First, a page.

That is indeed strange. I have up to 8 images above the fold and my results are 99% for mobile and 100% for desktop. Admittedly, I optimise my jpgs and also use widths heights which I then override in the css. img{max-width:100%;height:auto}


Yiannis
——————————
neme.org | hblack.net | State Machines | NeMe @ github
I do my best editing after I click on the submit button.

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#6 2021-03-19 07:53:27

Kjeld
Member
From: Tokyo, Japan
Registered: 2005-02-05
Posts: 304
Website

Re: Tip for Google Page Experience Signals

colak wrote #329349:

That is indeed strange. I have up to 8 images above the fold and my results are 99% for mobile and 100% for desktop. Admittedly, I optimise my jpgs and also use widths heights which I then override in the css. img{max-width:100%;height:auto}

I haven’t yet optimized my images as I am still building the site, so perhaps that is the reason.

Any idea how much lower the number is if you don’t use loading="lazy"?


JapaneseStreets.com – Japanese street fashion (mostly txp)
Old Photos of Japan – Japan between 1860 and 1940 (100% txp)
MeijiShowa – Stock photos of Japan between 1860 and 1940 (100% txp)

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#7 2021-03-19 08:54:13

colak
Admin
From: Cyprus
Registered: 2004-11-20
Posts: 8,603
Website GitHub Twitter

Re: Tip for Google Page Experience Signals

A quick test, after temporarily deleting loading="lazy", received the same results 99% for mobile and 100% for desktop. This is however new to me as a few weeks/moths ago the site was scoring a low 80s number on mobile without the loading attribute.


Yiannis
——————————
neme.org | hblack.net | State Machines | NeMe @ github
I do my best editing after I click on the submit button.

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#8 2021-03-19 09:01:52

Bloke
Developer
From: Leeds, UK
Registered: 2006-01-29
Posts: 10,263
Website GitHub

Re: Tip for Google Page Experience Signals

Is there any way do you think we could leverage the fact we know the original image size? And thus know the aspect? If so, we could allow <txp:image_info> to output the aspect ratio – as a percentage maybe? – so you can drop it in your HTML like this directly. That way, at the expense of having a drop of inline CSS, you could do this dynamically for every image without them having to all be the same aspect ratio.

<txp:images> already allows filtering by aspect ratio or dimensions(s) (via the size attribute) but I couldn’t think of a neat way to allow that ratio to be output, nor an application for it. This might just be that application.

Edit: You can of course calculate it manually already if you wanted by extracting width and height via <txp:image_info> but if we could output the ratio already in a suitable format it would save people the hassle.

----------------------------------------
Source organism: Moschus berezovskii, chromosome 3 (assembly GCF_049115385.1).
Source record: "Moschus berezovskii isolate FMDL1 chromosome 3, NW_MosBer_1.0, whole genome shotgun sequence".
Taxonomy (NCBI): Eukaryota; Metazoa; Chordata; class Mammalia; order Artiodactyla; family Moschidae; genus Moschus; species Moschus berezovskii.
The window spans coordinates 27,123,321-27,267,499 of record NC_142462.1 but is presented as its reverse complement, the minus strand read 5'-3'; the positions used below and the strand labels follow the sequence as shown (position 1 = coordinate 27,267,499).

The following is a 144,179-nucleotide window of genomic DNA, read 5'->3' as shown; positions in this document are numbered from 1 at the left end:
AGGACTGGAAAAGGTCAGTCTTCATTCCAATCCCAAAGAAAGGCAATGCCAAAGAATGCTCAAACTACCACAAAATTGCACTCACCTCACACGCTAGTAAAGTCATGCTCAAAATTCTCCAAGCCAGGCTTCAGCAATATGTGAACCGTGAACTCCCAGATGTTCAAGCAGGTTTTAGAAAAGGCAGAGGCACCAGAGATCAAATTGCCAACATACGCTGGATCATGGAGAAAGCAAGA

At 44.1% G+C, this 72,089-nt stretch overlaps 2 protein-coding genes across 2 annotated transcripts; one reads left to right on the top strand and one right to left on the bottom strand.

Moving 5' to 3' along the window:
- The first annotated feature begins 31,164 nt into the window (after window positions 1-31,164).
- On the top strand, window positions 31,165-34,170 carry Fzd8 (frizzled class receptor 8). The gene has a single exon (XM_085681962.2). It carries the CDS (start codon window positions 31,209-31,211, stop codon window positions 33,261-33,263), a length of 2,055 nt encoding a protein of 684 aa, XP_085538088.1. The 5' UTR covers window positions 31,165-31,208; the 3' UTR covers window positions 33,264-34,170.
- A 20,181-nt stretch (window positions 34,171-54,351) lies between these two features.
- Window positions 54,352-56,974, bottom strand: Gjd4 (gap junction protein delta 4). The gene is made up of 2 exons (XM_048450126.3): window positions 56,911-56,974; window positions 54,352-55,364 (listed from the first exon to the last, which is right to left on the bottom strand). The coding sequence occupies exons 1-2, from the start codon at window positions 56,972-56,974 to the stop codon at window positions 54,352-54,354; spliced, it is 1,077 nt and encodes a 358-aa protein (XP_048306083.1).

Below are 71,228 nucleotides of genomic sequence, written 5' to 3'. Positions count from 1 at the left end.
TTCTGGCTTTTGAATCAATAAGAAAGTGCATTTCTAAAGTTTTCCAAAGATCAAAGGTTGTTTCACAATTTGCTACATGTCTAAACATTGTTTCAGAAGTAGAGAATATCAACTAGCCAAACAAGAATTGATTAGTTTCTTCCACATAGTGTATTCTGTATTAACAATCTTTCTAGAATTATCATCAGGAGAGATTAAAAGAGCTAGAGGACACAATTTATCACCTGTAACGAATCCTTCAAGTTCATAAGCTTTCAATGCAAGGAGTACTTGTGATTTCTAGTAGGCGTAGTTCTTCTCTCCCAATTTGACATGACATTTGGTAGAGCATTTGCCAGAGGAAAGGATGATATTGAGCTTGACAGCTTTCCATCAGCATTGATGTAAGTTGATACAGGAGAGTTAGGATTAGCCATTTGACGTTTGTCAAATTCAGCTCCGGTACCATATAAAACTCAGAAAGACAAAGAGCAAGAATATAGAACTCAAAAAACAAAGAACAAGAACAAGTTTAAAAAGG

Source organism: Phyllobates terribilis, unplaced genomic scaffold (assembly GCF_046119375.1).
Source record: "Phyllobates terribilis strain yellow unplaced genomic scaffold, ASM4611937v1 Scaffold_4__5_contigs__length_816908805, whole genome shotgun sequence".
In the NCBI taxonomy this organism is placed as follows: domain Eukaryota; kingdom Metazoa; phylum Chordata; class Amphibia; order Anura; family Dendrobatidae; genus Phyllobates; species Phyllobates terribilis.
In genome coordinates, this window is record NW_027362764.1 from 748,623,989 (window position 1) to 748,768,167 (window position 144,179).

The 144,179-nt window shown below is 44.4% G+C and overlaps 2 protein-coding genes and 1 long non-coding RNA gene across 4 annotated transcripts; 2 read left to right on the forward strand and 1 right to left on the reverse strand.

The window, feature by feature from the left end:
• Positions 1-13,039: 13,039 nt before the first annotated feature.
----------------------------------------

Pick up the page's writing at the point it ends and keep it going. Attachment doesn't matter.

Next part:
Last edited by Bloke (2021-03-19 09:05:54)


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#9 2021-03-19 09:22:15

phiw13
Plugin Author
From: Japan
Registered: 2004-02-27
Posts: 2,347
Website

Re: Tip for Google Page Experience Signals

I am not there is much benefit to be obtained from using that apect-ratio CSS property for image loading / display / layout, and even less at single-image level. I can eventually see the point when building a grid of images or thumbnails and you want each cell to have a specific aspect-ratio, then tell the images “you need to go into this or that aspect-ratio” – you can use the object-fit property to further fine tune display or handle series of images with various intrinsic aspect-ratios.

For (single-)level display info in your HTML you are already fine with specifying the width and height attributes and get that value through <txp:image_info>. MO.


Where is that emoji for a solar powered submarine when you need it ?

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#10 2021-03-21 20:11:50

singaz
Member
Registered: 2017-03-12
Posts: 147

Re: Tip for Google Page Experience Signals

I use this method:

<div class="gallery-img aspect-ratio" style="--width: <txp:image_info type="w" />; --height: <txp:image_info type="h" />;" itemprop="image" itemscope itemtype="https://schema.org/ImageObject">

<img itemprop="contentUrl" src="<txp:image_url link='0' />" alt="<txp:image_info type='alt' />">
<meta itemprop="width" content="<txp:image_info type="w" />">
<meta itemprop="height" content="<txp:image_info type="h" />">

<p class="desc-text" itemprop="caption"><txp:image_info /></p>

</div>

or

<div class="gallery-img aspect-ratio" style="--width: <txp:image_info type="w" />; --height: <txp:image_info type="h" />;" itemprop="image" itemscope itemtype="https://schema.org/ImageObject">

<a href="<txp:image_url link='0' />" alt="<txp:image_info type='alt' />">
<img itemprop="contentUrl" src="<txp:image_url link='0' />" alt="<txp:image_info type='alt' />">
<meta itemprop="width" content="<txp:image_info type="w" />">
<meta itemprop="height" content="<txp:image_info type="h" />"></a>

<p class="desc-text"><txp:image_info /></p>

</div>

and CSS style:

img {max-width: 100%; height: auto;}
.aspect-ratio {--width: 3; --height: 2; position: relative;}
.aspect-ratio::before {content: " "; display: block; padding-top: calc(var(--height) / var(--width) * 100%);}
.aspect-ratio > img, .aspect-ratio > a > img {position: absolute; top: 0; width: 100%;}

Sorry my horror English. I’m learning textpattern, I’m learning English